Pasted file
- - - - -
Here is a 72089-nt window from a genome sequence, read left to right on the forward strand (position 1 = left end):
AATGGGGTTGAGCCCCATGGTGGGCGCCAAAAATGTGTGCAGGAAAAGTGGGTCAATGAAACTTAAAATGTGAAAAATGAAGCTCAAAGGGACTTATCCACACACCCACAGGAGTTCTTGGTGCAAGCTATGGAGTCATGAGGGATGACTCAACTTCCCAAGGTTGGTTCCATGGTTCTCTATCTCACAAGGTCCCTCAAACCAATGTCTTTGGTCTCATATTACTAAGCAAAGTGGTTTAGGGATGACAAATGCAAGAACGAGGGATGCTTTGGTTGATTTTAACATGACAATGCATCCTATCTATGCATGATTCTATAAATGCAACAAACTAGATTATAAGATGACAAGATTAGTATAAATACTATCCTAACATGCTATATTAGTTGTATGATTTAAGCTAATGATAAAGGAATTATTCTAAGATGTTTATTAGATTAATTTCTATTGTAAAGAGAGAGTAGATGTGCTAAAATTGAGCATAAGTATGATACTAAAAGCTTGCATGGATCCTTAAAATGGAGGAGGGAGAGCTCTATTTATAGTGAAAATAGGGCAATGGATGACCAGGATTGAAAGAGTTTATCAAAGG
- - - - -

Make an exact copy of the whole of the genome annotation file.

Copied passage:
Here is a 72089-nt window from a genome sequence, read left to right on the forward strand (position 1 = left end):
AATGGGGTTGAGCCCCATGGTGGGCGCCAAAAATGTGTGCAGGAAAAGTGGGTCAATGAAACTTAAAATGTGAAAAATGAAGCTCAAAGGGACTTATCCACACACCCACAGGAGTTCTTGGTGCAAGCTATGGAGTCATGAGGGATGACTCAACTTCCCAAGGTTGGTTCCATGGTTCTCTATCTCACAAGGTCCCTCAAACCAATGTCTTTGGTCTCATATTACTAAGCAAAGTGGTTTAGGGATGACAAATGCAAGAACGAGGGATGCTTTGGTTGATTTTAACATGACAATGCATCCTATCTATGCATGATTCTATAAATGCAACAAACTAGATTATAAGATGACAAGATTAGTATAAATACTATCCTAACATGCTATATTAGTTGTATGATTTAAGCTAATGATAAAGGAATTATTCTAAGATGTTTATTAGATTAATTTCTATTGTAAAGAGAGAGTAGATGTGCTAAAATTGAGCATAAGTATGATACTAAAAGCTTGCATGGATCCTTAAAATGGAGGAGGGAGAGCTCTATTTATAGTGAAAATAGGGCAATGGATGACCAGGATTGAAAGAGTTTATCAAAGG